- Extension of an infection from the neighbouring site, like the pleura or lungs.
This infection of the bone is known as osteomyelitis. Sometimes they infection does not affect the bone but occurs around it most notably in the subcutaneous tissue and skin in which case it is known as cellulitis. However, cellulitis is not common on the trunk of the body and when it does occur it can quickly spread to the internal organs with severe complications or even fatal consequences. Another infectious cause of clavicle swelling is congenital syphilis (present from birth). Swelling of the clavicle at this point is a late feature of syphilis.
Bones and Joints
Swelling of the bone is most likely associated with severe trauma, certain disorders with bone growth and remodeling and bone tumors.
- Paget’s disease of the bone where there is a disruption in the balance between bone break down and growth.
- Bone tumors of the clavicle, which are uncommon. Most of these rare tumors are benign although metastatic spread from other sites, particularly pleura and lungs, a been responsible for classical cancer.
- Nutritional deficiencies of vitamin D, calcium or phosphate deficiency. Usually this presents as rickets in children or osteomalacia in adults which is commonly known as soft bone disease.
In terms of joint inflammation, the more likely joint to be affected is the acromioclavicular (AC) joint, where the clavicle meets the shoulder blade. However, this joint is largely covered by the rotator cuff muscles of the shoulder and swelling at the area is barely visible. It is therefore more likely for inflammation of the SC joint, where a clavicle meets the breastbone sternum, to lead to visible or palpable swelling since it lies superficially. This will be evident as swelling closer to the midline, near the top of the breast bone.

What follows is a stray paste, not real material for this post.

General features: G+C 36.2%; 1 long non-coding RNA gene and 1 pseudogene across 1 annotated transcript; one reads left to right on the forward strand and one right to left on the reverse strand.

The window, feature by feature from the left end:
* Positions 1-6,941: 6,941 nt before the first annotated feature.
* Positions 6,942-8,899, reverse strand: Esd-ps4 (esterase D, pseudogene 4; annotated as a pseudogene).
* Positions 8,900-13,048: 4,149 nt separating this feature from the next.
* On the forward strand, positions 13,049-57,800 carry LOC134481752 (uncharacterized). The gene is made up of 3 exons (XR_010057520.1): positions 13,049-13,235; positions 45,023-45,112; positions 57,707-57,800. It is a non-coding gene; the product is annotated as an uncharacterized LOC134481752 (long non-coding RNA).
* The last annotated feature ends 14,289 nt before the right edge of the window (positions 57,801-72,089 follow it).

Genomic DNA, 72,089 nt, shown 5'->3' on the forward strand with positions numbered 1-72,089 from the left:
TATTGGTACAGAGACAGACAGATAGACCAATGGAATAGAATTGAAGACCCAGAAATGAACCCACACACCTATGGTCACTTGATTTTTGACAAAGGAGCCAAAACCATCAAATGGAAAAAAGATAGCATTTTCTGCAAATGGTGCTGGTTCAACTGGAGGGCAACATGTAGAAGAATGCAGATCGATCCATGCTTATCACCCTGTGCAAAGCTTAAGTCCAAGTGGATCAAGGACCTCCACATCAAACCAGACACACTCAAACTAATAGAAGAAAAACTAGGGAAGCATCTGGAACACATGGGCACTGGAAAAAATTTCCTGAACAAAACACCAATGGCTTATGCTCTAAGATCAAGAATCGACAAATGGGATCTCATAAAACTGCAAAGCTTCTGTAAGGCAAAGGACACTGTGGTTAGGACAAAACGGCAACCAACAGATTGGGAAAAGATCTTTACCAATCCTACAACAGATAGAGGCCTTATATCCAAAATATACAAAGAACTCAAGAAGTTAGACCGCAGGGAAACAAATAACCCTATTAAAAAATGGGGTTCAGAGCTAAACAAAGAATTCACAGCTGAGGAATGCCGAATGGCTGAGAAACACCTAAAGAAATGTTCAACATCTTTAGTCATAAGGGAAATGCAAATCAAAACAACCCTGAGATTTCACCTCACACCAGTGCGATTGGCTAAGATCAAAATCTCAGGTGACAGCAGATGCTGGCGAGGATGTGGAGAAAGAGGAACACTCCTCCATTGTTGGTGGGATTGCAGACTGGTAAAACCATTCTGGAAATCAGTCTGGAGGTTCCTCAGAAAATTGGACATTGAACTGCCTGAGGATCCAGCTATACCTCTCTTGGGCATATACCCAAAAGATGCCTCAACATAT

- Arthritis which is inflammation of the joint lining, sometimes involving the joint cartilage and even extending to the ends of the bones of the joint.
- Arthrosis which is the degeneration of the cartilage lining the ends of the bones of the joint like AC joint arthrosis.
- Dislocation where there is a separation of the bones in the joint.
Muscle and Ligaments
Inflammation of the muscles or ligaments of the clavicle may also contribute to swelling. This includes the muscles and ligaments that attach to the clavicle or overlap it. Inflammation and subsequent swelling may be associated with :
- Torn muscle
- Sprain which is stretching or tearing of the ligament, particularly the acromioclavicular ligament.
There are several groups of lymph nodes lying above, below and slightly in front of the clavicle. Often swelling of these lymph nodes is mistaken for swelling of the clavicle. An inflamed lymph node (lymphadenitis) or other causes of lymph node enlargement (lymphadenopathy) may be caused by :
- Infections of the lungs and, pleura, airways or throat.
- Dental infections
- Systemic viral infections like HIV / AIDS
- Tumors like lymphoma (lymph node cancer) or leukemia
Other possible causes have been discussed under swollen neck lymph nodes.
Article reviewed by Dr. Greg. Last updated on December 27, 2011